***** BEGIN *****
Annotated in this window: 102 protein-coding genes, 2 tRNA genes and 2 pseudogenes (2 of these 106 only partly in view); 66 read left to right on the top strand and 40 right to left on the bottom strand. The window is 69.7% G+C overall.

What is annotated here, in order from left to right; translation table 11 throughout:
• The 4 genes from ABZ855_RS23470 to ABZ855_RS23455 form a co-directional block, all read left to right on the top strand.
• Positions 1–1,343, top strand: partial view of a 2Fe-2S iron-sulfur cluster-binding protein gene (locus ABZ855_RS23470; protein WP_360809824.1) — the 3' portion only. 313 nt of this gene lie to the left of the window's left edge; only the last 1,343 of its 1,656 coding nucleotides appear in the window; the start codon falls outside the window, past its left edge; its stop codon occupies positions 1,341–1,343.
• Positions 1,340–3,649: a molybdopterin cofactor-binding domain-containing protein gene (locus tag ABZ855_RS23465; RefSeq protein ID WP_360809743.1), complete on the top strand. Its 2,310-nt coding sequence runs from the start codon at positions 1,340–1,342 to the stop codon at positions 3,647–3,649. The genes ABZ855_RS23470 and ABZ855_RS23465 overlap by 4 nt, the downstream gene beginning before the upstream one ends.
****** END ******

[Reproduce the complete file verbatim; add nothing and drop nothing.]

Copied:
Annotated in this window: 102 protein-coding genes, 2 tRNA genes and 2 pseudogenes (2 of these 106 only partly in view); 66 read left to right on the top strand and 40 right to left on the bottom strand. The window is 69.7% G+C overall.

What is annotated here, in order from left to right; translation table 11 throughout:
• The 4 genes from ABZ855_RS23470 to ABZ855_RS23455 form a co-directional block, all read left to right on the top strand.
• Positions 1–1,343, top strand: partial view of a 2Fe-2S iron-sulfur cluster-binding protein gene (locus ABZ855_RS23470; protein WP_360809824.1) — the 3' portion only. 313 nt of this gene lie to the left of the window's left edge; only the last 1,343 of its 1,656 coding nucleotides appear in the window; the start codon falls outside the window, past its left edge; its stop codon occupies positions 1,341–1,343.
• Positions 1,340–3,649: a molybdopterin cofactor-binding domain-containing protein gene (locus tag ABZ855_RS23465; RefSeq protein ID WP_360809743.1), complete on the top strand. Its 2,310-nt coding sequence runs from the start codon at positions 1,340–1,342 to the stop codon at positions 3,647–3,649. The genes ABZ855_RS23470 and ABZ855_RS23465 overlap by 4 nt, the downstream gene beginning before the upstream one ends.